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Anti-Idling Ordinance Resources
Anti Idling Ordinance
Click here for the Anti-Idling Ordinance Overview
Anti-Idle One Page Overview

Click here for the Idling Fact sheet
Anti-Idle Fact Sheet

If you have any questions or feedback on the proposed ordinance, please contact Nicholas Jones at  or (210) 918-1299.

Funding Mechanisms for Idle Reduction
Funding opportunities exist to reduce the amount of idling necessary during normal operation, and several of these programs are listed below.

1) Railroad CommissionAlternative Fuels Clean School Bus Replacement Program

2) Texas Emissions Reduction Plan (TERP) -
TERP is administered by the TCEQ and includes a number of voluntary financial incentive programs to help improve the air quality in Texas. In particular, the Emissions Reduction Incentive Grants (ERIG) Program provides funding for eligible projects in affected counties to offset the incremental costs associated with the activities to reduce NOx emissions from high-emitting mobile sources. For information, visit www.terpgrants.org, call 800-919-TERP (8377), or email .

3) EPA SmartWay Transport Partnership - Innovative Financing SmartWay provides information on several lenders that offer loans to owner-operators and small trucking companies to help pay for technologies that will save fuel while reducing pollution. These loans offer affordable monthly payment plans. The Small Business Administration-Approved Lenders offer affordable monthly principal and interest monthly payments with no collateral required for loans ranging from $5,000 to $25,000. For information, visit www.epa.gov/smartway.

4) National Idling Reduction Network News -
The National Idling Reduction Network brings together trucking and transit companies, railroads, equipment manufacturers, local, State, and federal government agencies (including regulators), and national research laboratories to identify consistent, workable solutions to heavy vehicle idling for the entire United States. In addition, regular newsletters provide information on current local and national funding opportunities that may support idle-reduction technologies. For information visit: www1.eere.energy.gov/vehiclesandfuels/resources/fcvt_national_idling.html.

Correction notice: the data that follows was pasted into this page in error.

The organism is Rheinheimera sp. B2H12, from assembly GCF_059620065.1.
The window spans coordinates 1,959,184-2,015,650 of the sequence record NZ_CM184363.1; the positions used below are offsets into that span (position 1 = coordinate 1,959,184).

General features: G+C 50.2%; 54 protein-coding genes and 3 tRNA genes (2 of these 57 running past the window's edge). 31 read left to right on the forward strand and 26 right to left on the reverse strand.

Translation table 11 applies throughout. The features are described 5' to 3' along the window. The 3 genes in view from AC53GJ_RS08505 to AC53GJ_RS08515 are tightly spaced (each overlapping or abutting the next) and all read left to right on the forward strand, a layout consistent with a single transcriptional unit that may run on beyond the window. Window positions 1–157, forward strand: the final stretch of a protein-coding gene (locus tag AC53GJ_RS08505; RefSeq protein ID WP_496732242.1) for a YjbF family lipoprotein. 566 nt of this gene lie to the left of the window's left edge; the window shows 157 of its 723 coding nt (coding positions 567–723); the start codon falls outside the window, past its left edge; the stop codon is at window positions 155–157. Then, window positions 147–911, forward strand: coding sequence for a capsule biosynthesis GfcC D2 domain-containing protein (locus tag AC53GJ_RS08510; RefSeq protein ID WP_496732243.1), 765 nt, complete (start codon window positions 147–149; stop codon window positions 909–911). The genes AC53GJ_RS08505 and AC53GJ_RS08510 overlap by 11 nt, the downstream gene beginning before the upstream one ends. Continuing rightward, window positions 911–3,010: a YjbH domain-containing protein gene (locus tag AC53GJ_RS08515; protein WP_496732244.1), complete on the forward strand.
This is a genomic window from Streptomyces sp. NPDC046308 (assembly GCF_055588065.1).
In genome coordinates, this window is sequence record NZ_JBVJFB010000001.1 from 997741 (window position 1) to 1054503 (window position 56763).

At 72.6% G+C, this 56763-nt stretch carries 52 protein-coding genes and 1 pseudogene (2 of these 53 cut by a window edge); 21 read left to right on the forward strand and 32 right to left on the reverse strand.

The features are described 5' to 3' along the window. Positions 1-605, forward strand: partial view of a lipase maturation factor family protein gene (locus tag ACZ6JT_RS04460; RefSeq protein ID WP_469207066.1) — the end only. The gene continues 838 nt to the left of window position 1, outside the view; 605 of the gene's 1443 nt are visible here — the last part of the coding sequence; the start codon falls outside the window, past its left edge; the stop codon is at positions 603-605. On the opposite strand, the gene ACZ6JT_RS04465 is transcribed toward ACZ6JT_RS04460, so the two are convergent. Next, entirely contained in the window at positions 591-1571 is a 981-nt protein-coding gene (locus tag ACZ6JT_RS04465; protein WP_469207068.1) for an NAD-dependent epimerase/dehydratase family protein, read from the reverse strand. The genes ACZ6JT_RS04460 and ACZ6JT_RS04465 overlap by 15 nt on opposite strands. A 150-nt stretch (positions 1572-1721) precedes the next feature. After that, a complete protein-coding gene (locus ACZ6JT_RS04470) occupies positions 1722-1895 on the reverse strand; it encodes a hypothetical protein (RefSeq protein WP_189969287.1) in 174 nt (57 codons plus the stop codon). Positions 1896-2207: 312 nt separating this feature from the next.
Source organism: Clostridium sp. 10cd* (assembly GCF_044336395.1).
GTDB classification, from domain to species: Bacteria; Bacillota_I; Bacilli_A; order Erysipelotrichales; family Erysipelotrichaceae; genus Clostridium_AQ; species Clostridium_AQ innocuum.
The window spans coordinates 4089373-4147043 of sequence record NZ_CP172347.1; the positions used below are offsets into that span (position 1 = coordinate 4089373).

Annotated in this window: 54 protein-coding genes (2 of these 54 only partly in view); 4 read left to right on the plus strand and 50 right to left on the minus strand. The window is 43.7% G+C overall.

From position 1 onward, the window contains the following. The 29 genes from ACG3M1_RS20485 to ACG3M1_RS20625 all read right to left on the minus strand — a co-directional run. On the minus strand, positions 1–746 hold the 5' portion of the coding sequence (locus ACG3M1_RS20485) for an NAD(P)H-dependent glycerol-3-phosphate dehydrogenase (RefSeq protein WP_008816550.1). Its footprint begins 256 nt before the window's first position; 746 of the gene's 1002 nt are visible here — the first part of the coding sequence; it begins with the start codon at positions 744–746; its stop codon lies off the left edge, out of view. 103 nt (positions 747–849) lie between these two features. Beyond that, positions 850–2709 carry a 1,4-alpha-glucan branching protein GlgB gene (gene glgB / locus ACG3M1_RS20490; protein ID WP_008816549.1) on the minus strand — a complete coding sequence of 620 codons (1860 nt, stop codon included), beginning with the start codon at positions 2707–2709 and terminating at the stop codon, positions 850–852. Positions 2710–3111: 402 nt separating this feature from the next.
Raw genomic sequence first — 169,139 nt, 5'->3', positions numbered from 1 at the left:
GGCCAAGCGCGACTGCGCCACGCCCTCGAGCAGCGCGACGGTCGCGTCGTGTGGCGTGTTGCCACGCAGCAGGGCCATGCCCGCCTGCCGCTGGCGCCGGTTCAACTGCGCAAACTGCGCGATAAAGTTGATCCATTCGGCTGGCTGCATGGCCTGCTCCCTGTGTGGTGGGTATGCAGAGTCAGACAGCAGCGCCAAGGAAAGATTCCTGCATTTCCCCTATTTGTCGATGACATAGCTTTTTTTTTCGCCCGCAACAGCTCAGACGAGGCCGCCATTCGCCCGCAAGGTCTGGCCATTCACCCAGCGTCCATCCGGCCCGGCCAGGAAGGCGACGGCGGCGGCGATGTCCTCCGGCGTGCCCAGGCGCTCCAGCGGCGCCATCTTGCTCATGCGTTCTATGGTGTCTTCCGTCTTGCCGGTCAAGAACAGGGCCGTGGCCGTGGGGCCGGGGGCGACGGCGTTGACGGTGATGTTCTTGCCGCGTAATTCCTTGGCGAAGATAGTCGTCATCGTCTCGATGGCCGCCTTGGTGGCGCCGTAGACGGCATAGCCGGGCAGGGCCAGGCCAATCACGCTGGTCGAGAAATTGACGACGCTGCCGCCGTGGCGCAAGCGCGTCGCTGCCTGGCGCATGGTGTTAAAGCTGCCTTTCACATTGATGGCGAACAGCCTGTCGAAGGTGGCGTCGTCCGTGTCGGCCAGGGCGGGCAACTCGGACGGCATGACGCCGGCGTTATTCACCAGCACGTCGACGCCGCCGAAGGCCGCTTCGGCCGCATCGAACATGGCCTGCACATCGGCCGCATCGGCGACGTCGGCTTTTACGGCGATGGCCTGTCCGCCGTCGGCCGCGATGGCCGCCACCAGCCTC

Electrified Truck Stops
The closest electrified truck stop for large heavy-duty vehicles is at:

Flying J Travel Plaza - San Antonio

1815 N Foster Rd
San Antonio, TX 78244

Phone: (210) 666-2266
Directions: I-10, Exit 583
Brand: Shorepower
Number of Bays: 24
Access: Public - see hours
Hours: 24 hours daily
Payment: Gift Card, Discover, VISA, MasterCard

Technology Options
EPA estimates that one heavy-duty truck could save as much as 1,830 gallons of fuel each year simply by eliminating unnecessary idling. With diesel fuel hitting an all time high of $4.80 per gallon in June 2008, and with trends fluctuating around $4.10 per gallon with no significant decrease projected, total savings could add up significantly by simply reducing idling. Fortunately, this sector benefits from a wide variety of technological solutions to aid in accomplishing just that. By utilizing the technologies described below, a driver can enjoy the same amenities with the added benefit of reducing pollution and fuel consumption. These idling alternatives are divided into two categories: on-board and on-site.

On-Board Options On-board options enable a driver to be comfortable in the cab without operating the main engine of the vehicle. These devices are advantageous because they can be used nearly anywhere and do not require new infrastructure. Several types of on-board technology are available:

-Automatic Shut-Down Device: Enables programming of the engine to turn on and off automatically after a predetermined time limit or at a certain temperature setting.

-Auxiliary Power Unit or Generator: A second, smaller engine that provides a power supply for a wide range of driver needs, including climate control and electrical power for computers or other equipment, while allowing the main engine to remain off. Also known as APU.

-Battery-Powered or Alternative-Power Device: Provides stored energy for heating and cooling. It does not produce any emissions and lasts for the duration of the battery charge.

-Fuel-Operated Heater: Commonly known as a bunk heater, it circulates heated coolant to the vehicle’s regular heater system, which allows the sleeper cab to be heated without idling the main engine.

-Thermal Storage System: Also known as an evaporative cooler, it holds energy in cold storage as the truck is driven. When the engine is turned off, it provides air conditioning.

If you have any questions or feedback on the proposed ordinance, please contact Nicholas Jones at or (210) 918-1299.